Brainy Babies in an interactive child + parent story hour for children birth through age 3. Through playful learning activities, each child and adult will grow and learn together. The interactive series encourages and stimulates learning while enhancing the relationship between adult and child. Brainy Babies programs are scheduled to take place at the public libraries in Kensington, Lincoln, and Sylvan Grove throughout the fall. The Post Rock District is also involved with the Sprouts 0-3 program at the Osborne library. For complete details about Brainy Babies visit:
You may have heard the Chinese Proverb “The best time to plant a tree is 20 years ago, the second best time is now.” Trees offer shade and beauty in our landscapes as well as reducing utility costs and providing food sources and habitat for wildlife, and the fall season is an excellent time to plant trees. In the spring, soils are cold and may be so wet that there isn’t enough oxygen for adequate root growth. Fall soils are warm and moist which encourages growth. When planted in fall, the tree becomes established well before a spring planted tree and is able to withstand summer stresses.
Pumpkin spice. Two words that start to take over this time of year. Everywhere you look there is pumpkin spice flavored everything, but make sure you check out the nutrition facts label before you indulge in your favorite pumpkin flavored treats!
The Post Rock District has a variety of opportunities to collaborate with educators and community leaders. Our supplemental activities will provide hands-on learning for students and help you meet academic standards. Youth enrichment offerings are scheduled with the presenting agent on a first come, first serve basis throughout the school year. To view the 2017-2018 youth enrichment offerings contact your local Post Rock District Office or visit http://www.postrock.k-state.edu/4-h/youth-enrichment/index.html.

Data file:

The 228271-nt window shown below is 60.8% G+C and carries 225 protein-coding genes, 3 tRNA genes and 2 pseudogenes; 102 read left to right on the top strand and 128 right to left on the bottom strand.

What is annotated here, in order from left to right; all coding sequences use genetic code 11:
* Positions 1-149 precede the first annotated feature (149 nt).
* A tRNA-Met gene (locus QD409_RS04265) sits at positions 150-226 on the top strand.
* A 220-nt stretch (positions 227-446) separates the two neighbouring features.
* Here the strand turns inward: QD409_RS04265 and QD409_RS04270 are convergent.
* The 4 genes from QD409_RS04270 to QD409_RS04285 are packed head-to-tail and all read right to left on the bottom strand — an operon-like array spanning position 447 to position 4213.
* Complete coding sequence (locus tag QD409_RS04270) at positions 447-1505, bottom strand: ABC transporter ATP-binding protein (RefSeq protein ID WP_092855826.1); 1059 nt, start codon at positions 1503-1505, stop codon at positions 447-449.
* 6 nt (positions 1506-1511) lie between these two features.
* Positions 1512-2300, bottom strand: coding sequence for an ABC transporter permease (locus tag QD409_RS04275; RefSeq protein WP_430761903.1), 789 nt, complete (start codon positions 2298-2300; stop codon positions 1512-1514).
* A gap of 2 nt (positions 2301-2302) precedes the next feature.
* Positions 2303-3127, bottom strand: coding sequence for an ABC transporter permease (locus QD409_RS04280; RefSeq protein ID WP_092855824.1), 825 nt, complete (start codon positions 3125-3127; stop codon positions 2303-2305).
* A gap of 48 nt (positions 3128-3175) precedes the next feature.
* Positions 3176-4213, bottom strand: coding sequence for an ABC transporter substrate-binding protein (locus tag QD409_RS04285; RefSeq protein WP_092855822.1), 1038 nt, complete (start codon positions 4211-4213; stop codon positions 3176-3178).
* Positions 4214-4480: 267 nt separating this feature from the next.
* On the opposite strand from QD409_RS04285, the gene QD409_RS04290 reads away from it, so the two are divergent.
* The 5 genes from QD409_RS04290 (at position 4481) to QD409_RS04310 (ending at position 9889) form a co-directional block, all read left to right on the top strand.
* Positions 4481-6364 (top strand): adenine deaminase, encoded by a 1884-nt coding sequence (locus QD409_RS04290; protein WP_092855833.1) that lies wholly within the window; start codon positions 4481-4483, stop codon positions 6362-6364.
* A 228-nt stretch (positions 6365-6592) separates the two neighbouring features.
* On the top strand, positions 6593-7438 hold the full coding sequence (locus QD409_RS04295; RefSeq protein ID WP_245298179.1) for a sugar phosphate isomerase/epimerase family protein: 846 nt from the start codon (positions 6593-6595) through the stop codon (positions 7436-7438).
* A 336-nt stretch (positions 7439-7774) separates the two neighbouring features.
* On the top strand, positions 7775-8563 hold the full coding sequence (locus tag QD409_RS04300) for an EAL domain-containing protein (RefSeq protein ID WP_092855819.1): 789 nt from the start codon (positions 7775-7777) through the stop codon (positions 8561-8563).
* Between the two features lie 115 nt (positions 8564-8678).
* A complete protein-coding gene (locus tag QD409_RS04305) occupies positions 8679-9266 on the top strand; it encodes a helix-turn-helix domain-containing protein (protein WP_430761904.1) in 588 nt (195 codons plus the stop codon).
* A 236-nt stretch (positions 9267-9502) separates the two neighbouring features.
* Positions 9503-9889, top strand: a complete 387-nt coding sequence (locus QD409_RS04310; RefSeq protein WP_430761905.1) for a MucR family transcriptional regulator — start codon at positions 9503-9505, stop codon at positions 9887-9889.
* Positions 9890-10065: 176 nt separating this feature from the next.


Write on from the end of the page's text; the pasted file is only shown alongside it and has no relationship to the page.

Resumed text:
If you take a walk outside in the Post Rock area, chances are you will see a painted lady butterfly fluttering around you.
Often confused with the Monarch butterfly, painted ladies have been invading our streets, lawns, and gardens. Painted lady butterflies are an intense reddish- orange color that varies from butterfly to butterfly. They have a somewhat pointed forewing that has distinctive white dots in the upper regions. Monarchs, on the other hand are a lighter orange color with a more recognizable black, orange, and white pattern on their wings. An easy way to tell if you are looking at a Monarch or painted lady is to determine the butterflies size. Painted ladies have a wingspan of about 2 to 2 ½ inches, monarchs are almost double the size with a wingspan of 3 to 4 inches.
In 2017, throughout Kansas we’ve already experienced drought, wildfires, a spring blizzard, flooding, tornadoes, hazardous wind, and extreme heat advisories. Disasters do not plan ahead, but that doesn’t mean you can’t!
Being prepared for the disasters that may affect your home, business and community is important. Taking inventory of what you have and recording it is a good place to start. After all, you do not know where to get back to if you don’t know where you started, right?
Nature always gives us signals as seasons change. When summer starts to shift toward fall, the leaves begin to change colors. Another sure sign that fall is right around the corner is the arrival of colorful and beautiful fall mums in garden centers.
Now is the time to plan how and where to use these plants effectively around your home and landscape. A newer trend for growers is to mix colors in containers, so be ready for even more decisions.
Watch this video for information on how to get your mums to last through the winter:
Regular handwashing for at least 20 seconds with soap and running water is one of the best ways to remove germs, avoid getting sick, and prevent the spread of germs to others. Use a hand sanitizer or hand wipe only if soap and water are not available.
These are key times to clean your hands:
Before, during, and after preparing food
Before eating food
Before and after caring for someone who is sick
After using the toilet
After changing diapers or cleaning up a child who has used the toilet
After blowing your nose, coughing, or sneezing
After touching an animal, animal feed, or animal waste